After spat, Brazil and FIFA try to get to work

Brazil and FIFA have put their rift behind them. Now it’s time

to get to work.

A public dispute brought uncertainty over the country’s

preparations, but both sides are moving forward after apologies

from FIFA were accepted by the Brazilian government Thursday and

approval of a key bill in Brazil’s Congress.

With two years to go until the World Cup and just more than a

year before the Confederations Cup, infrastructure remains a

concern along with stadium construction problems in some


FIFA inspectors are visiting host cities, checking on progress

and working closely with local governments. The team of nearly 40

people from FIFA and the local organizing committee were in the

southern city of Curitiba on Thursday.

Things looked bleak only a few days ago, with questions raised

about whether Brazil would be able to host soccer’s premier event.

FIFA Secretary General Jerome Valcke sent a blunt, vulgar message

to Brazil on Friday about preparations.

Brazil Sports Minister Aldo Rebelo called the comment

”unacceptable, offensive and inappropriate” and told FIFA the

government would not deal with Valcke anymore. Valcke apologized

Monday, as did FIFA President Sepp Blatter on Tuesday.

On Thursday, the Sports Ministry said in an emailed statement

that Rebelo had sent letters to Blatter and Valcke indicating he

had accepted their apologies. The statement said Brazilian

President Dilma Rousseff would meet with Blatter, but didn’t

indicate when.

The letters didn’t explicitly say Brazil was withdrawing its

request to no longer work with Valcke. The ministry said the matter

would likely be resolved after Rousseff met with Blatter, probably

next week in Brasilia.

A key sticking point had been the delay by a congressional

commission passing a bill about organizing the World Cup, accepting

several demands by FIFA and giving it financial and legal

guarantees in controlling the event.

The bill still must go through both chambers of Congress before

reaching Rousseff. But it was a big victory for FIFA and the

government, which was under pressure from local critics who say

soccer’s governing body has been granted too much power.

Valcke’s comments infuriated many Brazilians, but there were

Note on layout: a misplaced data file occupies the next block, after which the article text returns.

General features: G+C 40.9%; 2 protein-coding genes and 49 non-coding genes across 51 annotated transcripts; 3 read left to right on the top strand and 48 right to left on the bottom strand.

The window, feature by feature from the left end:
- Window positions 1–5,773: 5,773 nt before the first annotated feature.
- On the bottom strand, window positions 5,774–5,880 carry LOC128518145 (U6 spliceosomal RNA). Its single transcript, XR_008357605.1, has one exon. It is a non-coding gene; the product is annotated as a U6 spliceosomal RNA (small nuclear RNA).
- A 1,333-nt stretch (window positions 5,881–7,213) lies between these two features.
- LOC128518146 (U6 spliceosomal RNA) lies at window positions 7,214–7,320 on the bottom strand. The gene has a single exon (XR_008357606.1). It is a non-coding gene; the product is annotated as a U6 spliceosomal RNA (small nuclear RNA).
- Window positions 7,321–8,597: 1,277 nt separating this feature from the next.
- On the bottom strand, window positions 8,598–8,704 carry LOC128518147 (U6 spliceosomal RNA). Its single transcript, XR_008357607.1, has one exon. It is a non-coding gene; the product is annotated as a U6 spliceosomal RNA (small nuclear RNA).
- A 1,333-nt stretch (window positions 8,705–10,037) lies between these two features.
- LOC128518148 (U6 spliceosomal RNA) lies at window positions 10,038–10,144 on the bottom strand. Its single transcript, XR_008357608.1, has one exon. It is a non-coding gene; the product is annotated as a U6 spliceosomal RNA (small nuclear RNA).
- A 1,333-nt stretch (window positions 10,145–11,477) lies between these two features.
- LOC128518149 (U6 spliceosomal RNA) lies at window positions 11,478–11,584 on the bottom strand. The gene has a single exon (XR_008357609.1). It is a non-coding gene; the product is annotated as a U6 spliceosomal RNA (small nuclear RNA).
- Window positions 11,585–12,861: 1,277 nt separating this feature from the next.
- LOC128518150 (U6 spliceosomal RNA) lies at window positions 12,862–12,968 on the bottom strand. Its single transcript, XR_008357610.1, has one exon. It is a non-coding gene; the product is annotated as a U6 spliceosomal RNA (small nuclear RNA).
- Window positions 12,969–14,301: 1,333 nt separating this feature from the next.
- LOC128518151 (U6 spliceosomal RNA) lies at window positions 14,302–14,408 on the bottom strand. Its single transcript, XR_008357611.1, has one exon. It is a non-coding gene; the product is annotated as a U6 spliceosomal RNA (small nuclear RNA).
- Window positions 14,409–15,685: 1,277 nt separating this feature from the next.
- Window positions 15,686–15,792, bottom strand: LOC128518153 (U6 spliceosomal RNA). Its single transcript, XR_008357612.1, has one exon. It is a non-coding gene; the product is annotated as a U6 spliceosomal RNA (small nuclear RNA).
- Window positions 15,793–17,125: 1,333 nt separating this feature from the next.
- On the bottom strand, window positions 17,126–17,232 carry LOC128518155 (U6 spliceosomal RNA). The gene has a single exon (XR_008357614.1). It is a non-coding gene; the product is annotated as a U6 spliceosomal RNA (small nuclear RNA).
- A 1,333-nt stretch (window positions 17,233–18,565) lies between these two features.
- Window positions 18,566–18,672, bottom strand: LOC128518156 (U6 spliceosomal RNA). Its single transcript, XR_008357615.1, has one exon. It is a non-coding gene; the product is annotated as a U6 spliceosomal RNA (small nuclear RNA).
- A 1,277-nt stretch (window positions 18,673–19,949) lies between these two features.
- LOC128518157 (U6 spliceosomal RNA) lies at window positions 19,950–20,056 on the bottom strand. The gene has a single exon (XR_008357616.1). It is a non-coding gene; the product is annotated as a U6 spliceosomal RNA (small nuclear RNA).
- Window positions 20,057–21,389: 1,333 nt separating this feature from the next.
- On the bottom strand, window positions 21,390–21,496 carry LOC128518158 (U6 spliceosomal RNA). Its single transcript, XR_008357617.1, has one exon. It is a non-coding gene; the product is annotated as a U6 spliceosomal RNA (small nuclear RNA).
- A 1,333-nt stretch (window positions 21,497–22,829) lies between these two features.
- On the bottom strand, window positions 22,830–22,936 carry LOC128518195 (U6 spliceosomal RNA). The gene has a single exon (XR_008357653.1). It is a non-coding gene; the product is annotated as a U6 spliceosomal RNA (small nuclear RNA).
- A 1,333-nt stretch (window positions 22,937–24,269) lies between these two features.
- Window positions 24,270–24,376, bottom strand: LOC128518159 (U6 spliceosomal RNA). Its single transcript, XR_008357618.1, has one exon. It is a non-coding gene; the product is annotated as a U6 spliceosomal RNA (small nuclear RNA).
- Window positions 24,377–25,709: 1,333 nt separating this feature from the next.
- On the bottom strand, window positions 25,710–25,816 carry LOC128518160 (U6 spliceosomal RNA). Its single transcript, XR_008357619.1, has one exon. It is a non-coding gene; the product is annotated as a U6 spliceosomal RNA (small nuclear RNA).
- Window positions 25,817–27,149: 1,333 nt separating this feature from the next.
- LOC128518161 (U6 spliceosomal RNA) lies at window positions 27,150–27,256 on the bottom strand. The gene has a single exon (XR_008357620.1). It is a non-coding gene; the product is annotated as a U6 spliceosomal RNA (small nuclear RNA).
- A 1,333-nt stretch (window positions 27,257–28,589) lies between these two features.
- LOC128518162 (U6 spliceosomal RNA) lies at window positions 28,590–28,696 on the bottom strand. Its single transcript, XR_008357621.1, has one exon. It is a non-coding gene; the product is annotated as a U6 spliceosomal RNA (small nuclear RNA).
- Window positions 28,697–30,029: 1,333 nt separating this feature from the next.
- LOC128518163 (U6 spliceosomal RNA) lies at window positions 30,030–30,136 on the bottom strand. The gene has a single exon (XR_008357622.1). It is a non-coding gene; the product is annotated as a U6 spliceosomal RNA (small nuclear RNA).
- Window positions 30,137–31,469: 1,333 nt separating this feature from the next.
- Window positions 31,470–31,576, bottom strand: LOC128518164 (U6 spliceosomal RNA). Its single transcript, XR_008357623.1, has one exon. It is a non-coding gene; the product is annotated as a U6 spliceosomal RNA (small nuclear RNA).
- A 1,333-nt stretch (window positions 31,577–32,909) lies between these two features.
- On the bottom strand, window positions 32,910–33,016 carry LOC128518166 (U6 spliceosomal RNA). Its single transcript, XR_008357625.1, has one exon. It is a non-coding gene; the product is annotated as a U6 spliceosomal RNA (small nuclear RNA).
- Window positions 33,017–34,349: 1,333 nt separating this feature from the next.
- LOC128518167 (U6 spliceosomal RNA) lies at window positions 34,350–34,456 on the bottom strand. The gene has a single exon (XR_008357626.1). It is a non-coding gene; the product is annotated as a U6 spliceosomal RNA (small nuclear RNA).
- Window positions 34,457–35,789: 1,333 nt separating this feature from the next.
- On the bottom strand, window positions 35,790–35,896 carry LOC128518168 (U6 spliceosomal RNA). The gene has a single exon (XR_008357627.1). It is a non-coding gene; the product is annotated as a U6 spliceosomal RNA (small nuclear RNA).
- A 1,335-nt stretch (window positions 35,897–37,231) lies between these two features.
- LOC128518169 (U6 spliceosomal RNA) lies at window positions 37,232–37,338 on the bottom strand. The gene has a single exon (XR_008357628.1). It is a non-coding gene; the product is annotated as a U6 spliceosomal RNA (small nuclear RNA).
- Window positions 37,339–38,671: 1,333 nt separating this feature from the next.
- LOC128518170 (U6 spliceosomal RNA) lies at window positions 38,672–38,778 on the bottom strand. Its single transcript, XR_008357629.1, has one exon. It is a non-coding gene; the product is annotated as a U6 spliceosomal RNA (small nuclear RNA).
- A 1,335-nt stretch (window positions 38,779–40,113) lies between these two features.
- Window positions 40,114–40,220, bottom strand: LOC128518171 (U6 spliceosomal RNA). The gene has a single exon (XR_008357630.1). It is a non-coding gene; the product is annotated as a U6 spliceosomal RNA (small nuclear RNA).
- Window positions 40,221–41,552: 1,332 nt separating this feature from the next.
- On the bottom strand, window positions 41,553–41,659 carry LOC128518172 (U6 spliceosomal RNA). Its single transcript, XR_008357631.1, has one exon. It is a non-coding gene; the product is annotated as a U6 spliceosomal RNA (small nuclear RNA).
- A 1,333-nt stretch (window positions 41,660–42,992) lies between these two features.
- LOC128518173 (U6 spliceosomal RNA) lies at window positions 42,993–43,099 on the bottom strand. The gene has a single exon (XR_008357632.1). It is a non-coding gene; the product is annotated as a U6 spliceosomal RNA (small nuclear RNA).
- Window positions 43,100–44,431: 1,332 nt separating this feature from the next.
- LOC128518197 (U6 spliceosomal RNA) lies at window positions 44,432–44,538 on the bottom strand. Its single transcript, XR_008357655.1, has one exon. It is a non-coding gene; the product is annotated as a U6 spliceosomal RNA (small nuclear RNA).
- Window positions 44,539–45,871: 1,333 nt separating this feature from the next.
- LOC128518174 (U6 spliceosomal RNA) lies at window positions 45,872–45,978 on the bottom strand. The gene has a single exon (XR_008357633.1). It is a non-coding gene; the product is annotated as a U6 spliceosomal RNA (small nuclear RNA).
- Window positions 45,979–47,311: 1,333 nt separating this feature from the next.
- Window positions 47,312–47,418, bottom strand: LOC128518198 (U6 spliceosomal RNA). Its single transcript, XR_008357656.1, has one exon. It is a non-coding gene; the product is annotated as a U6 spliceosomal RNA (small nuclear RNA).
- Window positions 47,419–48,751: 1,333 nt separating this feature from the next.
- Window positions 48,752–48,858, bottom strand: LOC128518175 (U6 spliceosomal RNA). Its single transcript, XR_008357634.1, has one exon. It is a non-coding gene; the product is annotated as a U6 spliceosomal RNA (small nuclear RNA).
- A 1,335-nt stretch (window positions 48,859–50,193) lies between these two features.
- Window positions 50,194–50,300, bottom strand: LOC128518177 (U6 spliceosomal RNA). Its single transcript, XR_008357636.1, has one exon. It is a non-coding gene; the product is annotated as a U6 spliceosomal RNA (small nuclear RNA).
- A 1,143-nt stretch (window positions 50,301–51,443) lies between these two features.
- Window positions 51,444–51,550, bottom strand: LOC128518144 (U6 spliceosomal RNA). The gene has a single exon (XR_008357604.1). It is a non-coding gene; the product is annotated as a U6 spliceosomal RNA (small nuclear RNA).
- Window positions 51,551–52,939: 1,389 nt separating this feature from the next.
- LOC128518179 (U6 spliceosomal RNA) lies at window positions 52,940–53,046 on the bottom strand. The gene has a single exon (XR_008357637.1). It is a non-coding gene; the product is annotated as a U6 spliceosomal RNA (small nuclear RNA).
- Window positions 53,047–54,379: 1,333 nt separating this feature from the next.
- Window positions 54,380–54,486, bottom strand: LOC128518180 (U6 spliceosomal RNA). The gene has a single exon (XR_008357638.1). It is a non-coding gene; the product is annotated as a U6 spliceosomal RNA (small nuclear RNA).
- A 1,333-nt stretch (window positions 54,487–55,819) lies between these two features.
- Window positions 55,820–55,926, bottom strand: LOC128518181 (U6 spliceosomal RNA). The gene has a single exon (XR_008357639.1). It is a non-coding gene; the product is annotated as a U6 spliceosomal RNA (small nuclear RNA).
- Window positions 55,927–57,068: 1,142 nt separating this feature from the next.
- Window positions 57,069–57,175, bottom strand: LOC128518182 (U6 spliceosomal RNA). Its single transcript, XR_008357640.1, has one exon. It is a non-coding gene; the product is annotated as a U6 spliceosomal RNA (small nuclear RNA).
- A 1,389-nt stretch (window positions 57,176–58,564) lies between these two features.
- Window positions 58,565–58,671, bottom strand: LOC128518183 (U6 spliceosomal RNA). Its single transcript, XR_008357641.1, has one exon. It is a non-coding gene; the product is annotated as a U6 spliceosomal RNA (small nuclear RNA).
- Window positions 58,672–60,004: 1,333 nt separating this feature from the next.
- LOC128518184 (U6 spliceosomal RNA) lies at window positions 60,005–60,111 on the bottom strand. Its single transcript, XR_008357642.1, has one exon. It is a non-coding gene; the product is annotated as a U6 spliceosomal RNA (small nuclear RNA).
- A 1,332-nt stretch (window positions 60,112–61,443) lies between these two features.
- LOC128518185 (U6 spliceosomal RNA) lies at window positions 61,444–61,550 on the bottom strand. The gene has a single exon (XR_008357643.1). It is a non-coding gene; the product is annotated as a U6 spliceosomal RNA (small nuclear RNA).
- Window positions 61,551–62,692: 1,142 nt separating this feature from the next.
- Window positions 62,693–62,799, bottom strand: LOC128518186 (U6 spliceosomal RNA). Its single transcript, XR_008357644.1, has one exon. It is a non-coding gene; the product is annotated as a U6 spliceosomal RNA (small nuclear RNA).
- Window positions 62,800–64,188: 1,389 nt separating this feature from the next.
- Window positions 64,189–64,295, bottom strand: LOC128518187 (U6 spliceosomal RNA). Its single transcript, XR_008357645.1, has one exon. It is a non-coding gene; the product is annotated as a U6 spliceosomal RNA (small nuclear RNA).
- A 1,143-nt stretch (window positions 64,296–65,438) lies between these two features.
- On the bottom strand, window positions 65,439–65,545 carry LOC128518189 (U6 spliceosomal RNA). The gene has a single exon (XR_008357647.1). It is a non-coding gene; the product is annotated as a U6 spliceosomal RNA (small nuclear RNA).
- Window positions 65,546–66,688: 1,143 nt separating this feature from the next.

those who didn’t think he was too far off. Former Brazilian star

Ronaldo, a member of the local organizing committee, agreed with

him that the preparations are running late. Romario, another former

star turned congressman, concurred.

”It was unfortunate but it doesn’t mean he was wrong,” Ronaldo

said. ”Brazil promised to deliver the World Cup bill, promised to

deliver the infrastructure projects, but there is still a lot that

hasn’t been done.”

Valcke also said that ”things are not working in Brazil” and

”not a lot is moving” with stadium building and infrastructure


FIFA inspectors saw some of the problems close up Wednesday when

they visited Beira-Rio stadium, which is expected to host five

World Cup matches.

The inspectors found an empty construction site at the venue in

southern Brazil because a lack of financial guarantees to renovate

the stadium halted work eight months ago. Local officials told FIFA

the problem is expected to be solved by next week, but if the

indecision continues much longer Porto Alegre may have to rush to

find a new venue to avoid being dropped as a host city.

”We have total confidence that the stadium will be delivered on

schedule on Dec. 31, 2013,” said Ricardo Trade, an executive

director at the local organizing committee. ”Porto Alegre is at

the same stage as other cities.”

The Brazilian government guarantees that construction in most

stadiums is on track, but acknowledges there are delays in Cuiaba

and the jungle city of Manaus, where less than 40 percent of the

work has been completed.

Rebelo also said that more than 40 of the 51 infrastructure

projects planned for the World Cup in the 12 host cities will be

completed in 2013, but it’s clear many won’t be ready in time for

the Confederations Cup.

”The minister is already being more pro-active in his

management of the work needed for the World Cup,” said Jose

Roberto Bernasconi, president of a Brazilian association of

architectural and consulting engineering companies.

”It seems he is fully dedicating himself to making sure the

local governments pick up the pace where needed. Some projects are

not being conducted at the most adequate pace. Some will be ready

in time but some won’t.”

It remains unclear if the northeastern cities of Recife and

Salvador will be ready in time to host the Confederations Cup. FIFA

will decide in June whether they will join Rio de Janeiro,

Brasilia, Belo Horizonte and Fortaleza for the tournament.

The FIFA inspectors are making comprehensive visits to six host

cities this week, checking on areas dealing with traffic, security,

fan management, commercial partners, marketing, hospitality and

media. Last year, the inspection team visited the other six cities.

The FIFA team travels to Cuiaba on Friday, Manaus on Saturday and

Natal on Monday.

”We should and must work together,” Blatter said in his letter

of apology. ”We have the common goal to organize an extraordinary

World Cup in the land of football.”

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